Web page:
Armistead Maupin’s Tales of the City: Review

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Armistead Maupin’s Tales of the City
Developed by Lauren Morelli
Netflix

Reviewed by John Francis Leonard

Just when you thought his last book had finally closed the chapter, Armistead Maupin’s iconic cast of characters is back for a ten-episode final goodbye. Ten episodes of bliss and many tears. It’s a goodbye that I, and many others, sorely needed. Maupin’s books, which got their start as a column for a San Francisco newspaper, and the subsequent miniseries based on them have become cultural touchstones for the LGBTQ community. To say that they, and their creator, are beloved would be an understatement. Past cast members Laura Linney, Paul Gross, Olympia Dukakis, and Barbara Garrick reprise their previous roles in the masterful retelling of Maupin’s final novels. Also saying goodbye is a host of new talent playing characters familiar to those who’ve followed the novel series to its conclusion. Maupin’s most pronounced skill has been documenting the gay community of the seventies and eighties as it evolved into the LGBTQ community we see today. On the new Netflix series, there is a rainbow of characters representing all in our community regardless of color, gender expression, sexuality, or age. The plot doesn’t always cleave closely to that of the novels, but it does what it needs to do and reflects Maupin’s vision fully.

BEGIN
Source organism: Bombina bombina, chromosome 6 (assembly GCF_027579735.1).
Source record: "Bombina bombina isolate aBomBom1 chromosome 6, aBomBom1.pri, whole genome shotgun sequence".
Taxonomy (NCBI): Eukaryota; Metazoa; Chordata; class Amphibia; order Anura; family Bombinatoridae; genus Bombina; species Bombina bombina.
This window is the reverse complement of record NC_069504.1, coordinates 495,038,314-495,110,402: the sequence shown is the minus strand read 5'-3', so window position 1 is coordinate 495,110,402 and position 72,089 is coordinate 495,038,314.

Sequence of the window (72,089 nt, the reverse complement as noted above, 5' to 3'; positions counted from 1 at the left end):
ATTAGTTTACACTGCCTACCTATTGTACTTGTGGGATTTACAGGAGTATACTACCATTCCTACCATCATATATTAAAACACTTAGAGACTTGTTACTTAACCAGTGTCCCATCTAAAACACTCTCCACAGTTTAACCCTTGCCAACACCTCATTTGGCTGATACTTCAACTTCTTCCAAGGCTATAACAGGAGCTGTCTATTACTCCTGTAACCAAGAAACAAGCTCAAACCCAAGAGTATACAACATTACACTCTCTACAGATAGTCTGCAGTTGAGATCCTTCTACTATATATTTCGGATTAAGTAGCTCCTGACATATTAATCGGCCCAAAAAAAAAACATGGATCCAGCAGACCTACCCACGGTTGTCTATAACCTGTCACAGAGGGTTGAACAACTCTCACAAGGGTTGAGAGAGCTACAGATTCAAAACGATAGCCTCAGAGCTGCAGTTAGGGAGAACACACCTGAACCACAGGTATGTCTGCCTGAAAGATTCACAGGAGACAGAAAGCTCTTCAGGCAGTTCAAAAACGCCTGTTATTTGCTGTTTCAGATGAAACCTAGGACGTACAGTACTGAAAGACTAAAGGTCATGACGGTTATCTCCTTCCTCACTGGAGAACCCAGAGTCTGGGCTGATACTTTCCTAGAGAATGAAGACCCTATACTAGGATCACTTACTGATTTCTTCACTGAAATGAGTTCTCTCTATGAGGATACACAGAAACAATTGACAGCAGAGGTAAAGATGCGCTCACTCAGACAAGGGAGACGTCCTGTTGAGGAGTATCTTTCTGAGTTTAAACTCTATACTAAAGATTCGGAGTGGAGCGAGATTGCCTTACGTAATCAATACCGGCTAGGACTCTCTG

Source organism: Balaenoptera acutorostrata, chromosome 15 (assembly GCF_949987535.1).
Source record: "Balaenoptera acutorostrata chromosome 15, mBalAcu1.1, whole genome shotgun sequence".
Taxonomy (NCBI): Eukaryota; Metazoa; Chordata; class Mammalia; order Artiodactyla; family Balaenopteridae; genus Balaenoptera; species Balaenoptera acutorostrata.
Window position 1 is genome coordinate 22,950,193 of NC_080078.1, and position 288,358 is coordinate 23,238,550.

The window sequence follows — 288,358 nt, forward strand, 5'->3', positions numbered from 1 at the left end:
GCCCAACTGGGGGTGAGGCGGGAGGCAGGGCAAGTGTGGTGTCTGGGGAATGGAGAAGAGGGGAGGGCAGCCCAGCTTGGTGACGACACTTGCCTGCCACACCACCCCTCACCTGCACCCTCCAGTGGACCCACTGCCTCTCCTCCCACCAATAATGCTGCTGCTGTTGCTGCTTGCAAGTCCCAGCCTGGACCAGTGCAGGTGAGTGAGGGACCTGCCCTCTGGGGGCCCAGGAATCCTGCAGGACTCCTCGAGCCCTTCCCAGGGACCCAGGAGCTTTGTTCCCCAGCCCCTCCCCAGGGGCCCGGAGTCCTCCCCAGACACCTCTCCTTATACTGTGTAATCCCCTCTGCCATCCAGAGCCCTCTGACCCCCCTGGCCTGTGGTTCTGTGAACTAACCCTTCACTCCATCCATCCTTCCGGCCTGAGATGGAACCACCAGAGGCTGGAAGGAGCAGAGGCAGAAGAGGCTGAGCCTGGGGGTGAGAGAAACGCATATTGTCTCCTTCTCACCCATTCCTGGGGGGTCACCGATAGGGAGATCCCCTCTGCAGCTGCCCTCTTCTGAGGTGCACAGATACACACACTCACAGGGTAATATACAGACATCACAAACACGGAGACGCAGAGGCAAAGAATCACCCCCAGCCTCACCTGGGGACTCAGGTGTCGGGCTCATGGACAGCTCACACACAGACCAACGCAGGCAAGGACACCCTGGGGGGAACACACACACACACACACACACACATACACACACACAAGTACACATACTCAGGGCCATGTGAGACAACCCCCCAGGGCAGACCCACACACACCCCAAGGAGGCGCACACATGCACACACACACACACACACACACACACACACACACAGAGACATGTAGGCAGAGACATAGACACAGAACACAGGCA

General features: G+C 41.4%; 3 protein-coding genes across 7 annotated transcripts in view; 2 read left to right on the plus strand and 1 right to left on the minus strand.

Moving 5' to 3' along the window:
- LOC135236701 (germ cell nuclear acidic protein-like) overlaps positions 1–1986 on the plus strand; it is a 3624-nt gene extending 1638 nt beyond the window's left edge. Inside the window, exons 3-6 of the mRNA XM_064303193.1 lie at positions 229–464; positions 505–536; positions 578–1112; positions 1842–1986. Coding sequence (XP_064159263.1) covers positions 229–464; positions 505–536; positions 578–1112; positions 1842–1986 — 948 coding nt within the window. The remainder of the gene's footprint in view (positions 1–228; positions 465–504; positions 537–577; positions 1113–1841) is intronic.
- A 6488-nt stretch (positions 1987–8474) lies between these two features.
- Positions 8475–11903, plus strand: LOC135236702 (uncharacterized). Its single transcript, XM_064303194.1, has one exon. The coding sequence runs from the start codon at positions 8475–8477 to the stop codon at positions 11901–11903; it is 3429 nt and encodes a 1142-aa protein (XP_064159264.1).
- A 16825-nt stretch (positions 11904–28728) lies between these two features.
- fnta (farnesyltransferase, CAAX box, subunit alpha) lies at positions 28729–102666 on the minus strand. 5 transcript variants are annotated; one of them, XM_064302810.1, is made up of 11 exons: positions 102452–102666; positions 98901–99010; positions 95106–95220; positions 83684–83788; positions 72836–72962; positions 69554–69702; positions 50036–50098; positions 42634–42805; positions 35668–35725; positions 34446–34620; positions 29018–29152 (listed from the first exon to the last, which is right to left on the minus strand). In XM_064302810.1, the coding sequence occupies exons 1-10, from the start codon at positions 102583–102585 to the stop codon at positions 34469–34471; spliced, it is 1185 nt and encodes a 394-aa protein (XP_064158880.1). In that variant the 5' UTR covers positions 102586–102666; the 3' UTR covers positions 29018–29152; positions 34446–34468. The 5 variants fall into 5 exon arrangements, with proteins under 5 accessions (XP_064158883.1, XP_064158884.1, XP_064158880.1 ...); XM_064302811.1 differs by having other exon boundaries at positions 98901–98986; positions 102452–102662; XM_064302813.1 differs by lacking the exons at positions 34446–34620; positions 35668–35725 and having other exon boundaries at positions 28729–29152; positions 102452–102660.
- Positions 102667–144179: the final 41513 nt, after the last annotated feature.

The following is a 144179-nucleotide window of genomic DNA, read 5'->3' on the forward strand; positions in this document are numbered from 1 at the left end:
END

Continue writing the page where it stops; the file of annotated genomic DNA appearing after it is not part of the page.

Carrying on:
Michael “Mouse” Tolliver (Murray Bartlett) and Mary Ann Singleton (Laura Linney) are back together in the new Armistead Maupin’s TALES OF THE CITY. Photo courtesy Netflix

As the author’s books always have, this piece reflects the modern-day issues facing those who are living with HIV. This is done through the returning character of Michael Tolliver—played beautifully by the actor Murray Bartlett. Michael and his much younger boyfriend are dealing with the current realties of PrEP and U=U and grappling with the idea of having sex without a condom for the first time. In a particularly moving scene, Michael’s boyfriend unearths an old address book of his partner’s that has red lines through half of the names. It’s a touching moment familiar to many, and we start to really understand what his partner went through during the height of the crisis and why he’s still reticent about going condomless—despite the current science. This new version of a familiar story delivers many touching moments, moments that touch our lives as these works have for so long. It’s a fitting tribute to Maupin’s work and beautifully brings a chapter in so many of our lives to a close.


John Francis Leonard is an advocate and writer, as well as a voracious reader of literature, which helps to feed his love of the English language. He has been living with HIV for fifteen years. His fiction has been published in the ImageOutWrite literary journal and he is a literary critic for Lambda Literary. Follow him on Twitter @JohnFrancisleo2.